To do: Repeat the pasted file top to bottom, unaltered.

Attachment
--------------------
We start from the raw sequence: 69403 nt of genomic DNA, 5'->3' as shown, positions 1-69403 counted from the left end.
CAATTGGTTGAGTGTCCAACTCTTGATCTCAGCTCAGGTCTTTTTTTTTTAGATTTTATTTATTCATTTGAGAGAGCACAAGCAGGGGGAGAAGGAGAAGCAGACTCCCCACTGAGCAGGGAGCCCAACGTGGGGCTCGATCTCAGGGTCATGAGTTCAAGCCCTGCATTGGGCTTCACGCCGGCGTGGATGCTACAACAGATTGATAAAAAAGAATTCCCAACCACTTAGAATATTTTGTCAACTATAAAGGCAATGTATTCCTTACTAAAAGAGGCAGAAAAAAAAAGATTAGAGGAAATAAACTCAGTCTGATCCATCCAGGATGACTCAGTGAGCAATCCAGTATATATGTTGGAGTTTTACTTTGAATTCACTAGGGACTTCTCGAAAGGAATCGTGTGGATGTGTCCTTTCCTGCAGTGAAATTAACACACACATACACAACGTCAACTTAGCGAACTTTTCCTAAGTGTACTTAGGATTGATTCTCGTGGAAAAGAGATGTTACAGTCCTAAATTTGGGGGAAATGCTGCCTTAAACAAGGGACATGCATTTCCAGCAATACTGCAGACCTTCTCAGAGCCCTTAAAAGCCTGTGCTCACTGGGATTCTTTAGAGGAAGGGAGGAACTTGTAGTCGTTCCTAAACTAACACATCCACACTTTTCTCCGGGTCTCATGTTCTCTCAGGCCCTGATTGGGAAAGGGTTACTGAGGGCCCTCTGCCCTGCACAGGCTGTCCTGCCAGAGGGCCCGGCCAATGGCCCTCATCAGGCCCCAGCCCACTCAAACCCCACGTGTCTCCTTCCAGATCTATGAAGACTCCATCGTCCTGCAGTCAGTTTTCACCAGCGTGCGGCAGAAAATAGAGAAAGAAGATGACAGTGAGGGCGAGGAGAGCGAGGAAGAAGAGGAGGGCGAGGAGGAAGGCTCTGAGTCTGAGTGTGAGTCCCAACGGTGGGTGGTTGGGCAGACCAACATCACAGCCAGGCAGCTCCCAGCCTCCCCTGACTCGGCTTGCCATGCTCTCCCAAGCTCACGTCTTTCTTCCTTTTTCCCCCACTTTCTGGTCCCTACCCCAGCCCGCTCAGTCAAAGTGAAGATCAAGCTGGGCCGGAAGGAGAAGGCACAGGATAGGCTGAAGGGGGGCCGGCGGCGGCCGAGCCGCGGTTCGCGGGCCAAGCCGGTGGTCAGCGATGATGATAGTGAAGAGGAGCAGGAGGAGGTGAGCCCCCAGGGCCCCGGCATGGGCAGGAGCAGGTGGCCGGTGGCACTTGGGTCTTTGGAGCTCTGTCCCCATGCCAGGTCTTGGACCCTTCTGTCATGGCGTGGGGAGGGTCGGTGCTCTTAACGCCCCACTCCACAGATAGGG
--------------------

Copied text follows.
We start from the raw sequence: 69403 nt of genomic DNA, 5'->3' as shown, positions 1-69403 counted from the left end.
CAATTGGTTGAGTGTCCAACTCTTGATCTCAGCTCAGGTCTTTTTTTTTTAGATTTTATTTATTCATTTGAGAGAGCACAAGCAGGGGGAGAAGGAGAAGCAGACTCCCCACTGAGCAGGGAGCCCAACGTGGGGCTCGATCTCAGGGTCATGAGTTCAAGCCCTGCATTGGGCTTCACGCCGGCGTGGATGCTACAACAGATTGATAAAAAAGAATTCCCAACCACTTAGAATATTTTGTCAACTATAAAGGCAATGTATTCCTTACTAAAAGAGGCAGAAAAAAAAAGATTAGAGGAAATAAACTCAGTCTGATCCATCCAGGATGACTCAGTGAGCAATCCAGTATATATGTTGGAGTTTTACTTTGAATTCACTAGGGACTTCTCGAAAGGAATCGTGTGGATGTGTCCTTTCCTGCAGTGAAATTAACACACACATACACAACGTCAACTTAGCGAACTTTTCCTAAGTGTACTTAGGATTGATTCTCGTGGAAAAGAGATGTTACAGTCCTAAATTTGGGGGAAATGCTGCCTTAAACAAGGGACATGCATTTCCAGCAATACTGCAGACCTTCTCAGAGCCCTTAAAAGCCTGTGCTCACTGGGATTCTTTAGAGGAAGGGAGGAACTTGTAGTCGTTCCTAAACTAACACATCCACACTTTTCTCCGGGTCTCATGTTCTCTCAGGCCCTGATTGGGAAAGGGTTACTGAGGGCCCTCTGCCCTGCACAGGCTGTCCTGCCAGAGGGCCCGGCCAATGGCCCTCATCAGGCCCCAGCCCACTCAAACCCCACGTGTCTCCTTCCAGATCTATGAAGACTCCATCGTCCTGCAGTCAGTTTTCACCAGCGTGCGGCAGAAAATAGAGAAAGAAGATGACAGTGAGGGCGAGGAGAGCGAGGAAGAAGAGGAGGGCGAGGAGGAAGGCTCTGAGTCTGAGTGTGAGTCCCAACGGTGGGTGGTTGGGCAGACCAACATCACAGCCAGGCAGCTCCCAGCCTCCCCTGACTCGGCTTGCCATGCTCTCCCAAGCTCACGTCTTTCTTCCTTTTTCCCCCACTTTCTGGTCCCTACCCCAGCCCGCTCAGTCAAAGTGAAGATCAAGCTGGGCCGGAAGGAGAAGGCACAGGATAGGCTGAAGGGGGGCCGGCGGCGGCCGAGCCGCGGTTCGCGGGCCAAGCCGGTGGTCAGCGATGATGATAGTGAAGAGGAGCAGGAGGAGGTGAGCCCCCAGGGCCCCGGCATGGGCAGGAGCAGGTGGCCGGTGGCACTTGGGTCTTTGGAGCTCTGTCCCCATGCCAGGTCTTGGACCCTTCTGTCATGGCGTGGGGAGGGTCGGTGCTCTTAACGCCCCACTCCACAGATAGGG